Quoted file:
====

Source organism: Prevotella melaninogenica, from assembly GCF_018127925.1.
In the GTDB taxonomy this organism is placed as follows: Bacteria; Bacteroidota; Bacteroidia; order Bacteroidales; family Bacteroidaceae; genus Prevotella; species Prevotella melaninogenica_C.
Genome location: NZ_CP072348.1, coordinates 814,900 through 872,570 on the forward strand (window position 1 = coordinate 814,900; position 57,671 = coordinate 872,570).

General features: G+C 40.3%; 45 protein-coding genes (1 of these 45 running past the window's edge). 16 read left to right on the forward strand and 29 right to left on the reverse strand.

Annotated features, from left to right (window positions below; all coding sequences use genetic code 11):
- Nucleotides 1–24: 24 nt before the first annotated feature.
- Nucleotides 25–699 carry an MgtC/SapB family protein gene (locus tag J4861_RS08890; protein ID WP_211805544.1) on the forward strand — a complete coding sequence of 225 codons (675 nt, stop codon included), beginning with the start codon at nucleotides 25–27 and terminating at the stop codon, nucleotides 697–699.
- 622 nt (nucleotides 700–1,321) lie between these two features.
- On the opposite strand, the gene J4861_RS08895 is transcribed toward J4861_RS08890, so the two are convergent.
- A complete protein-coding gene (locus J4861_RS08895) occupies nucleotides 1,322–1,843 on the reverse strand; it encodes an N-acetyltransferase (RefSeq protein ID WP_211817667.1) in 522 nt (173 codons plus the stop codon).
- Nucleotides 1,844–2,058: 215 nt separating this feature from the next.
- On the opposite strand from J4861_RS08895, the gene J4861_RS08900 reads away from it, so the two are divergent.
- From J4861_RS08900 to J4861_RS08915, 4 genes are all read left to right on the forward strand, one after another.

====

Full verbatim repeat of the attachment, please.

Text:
Source organism: Prevotella melaninogenica, from assembly GCF_018127925.1.
In the GTDB taxonomy this organism is placed as follows: Bacteria; Bacteroidota; Bacteroidia; order Bacteroidales; family Bacteroidaceae; genus Prevotella; species Prevotella melaninogenica_C.
Genome location: NZ_CP072348.1, coordinates 814,900 through 872,570 on the forward strand (window position 1 = coordinate 814,900; position 57,671 = coordinate 872,570).

General features: G+C 40.3%; 45 protein-coding genes (1 of these 45 running past the window's edge). 16 read left to right on the forward strand and 29 right to left on the reverse strand.

Annotated features, from left to right (window positions below; all coding sequences use genetic code 11):
- Nucleotides 1–24: 24 nt before the first annotated feature.
- Nucleotides 25–699 carry an MgtC/SapB family protein gene (locus tag J4861_RS08890; protein ID WP_211805544.1) on the forward strand — a complete coding sequence of 225 codons (675 nt, stop codon included), beginning with the start codon at nucleotides 25–27 and terminating at the stop codon, nucleotides 697–699.
- 622 nt (nucleotides 700–1,321) lie between these two features.
- On the opposite strand, the gene J4861_RS08895 is transcribed toward J4861_RS08890, so the two are convergent.
- A complete protein-coding gene (locus J4861_RS08895) occupies nucleotides 1,322–1,843 on the reverse strand; it encodes an N-acetyltransferase (RefSeq protein ID WP_211817667.1) in 522 nt (173 codons plus the stop codon).
- Nucleotides 1,844–2,058: 215 nt separating this feature from the next.
- On the opposite strand from J4861_RS08895, the gene J4861_RS08900 reads away from it, so the two are divergent.
- From J4861_RS08900 to J4861_RS08915, 4 genes are all read left to right on the forward strand, one after another.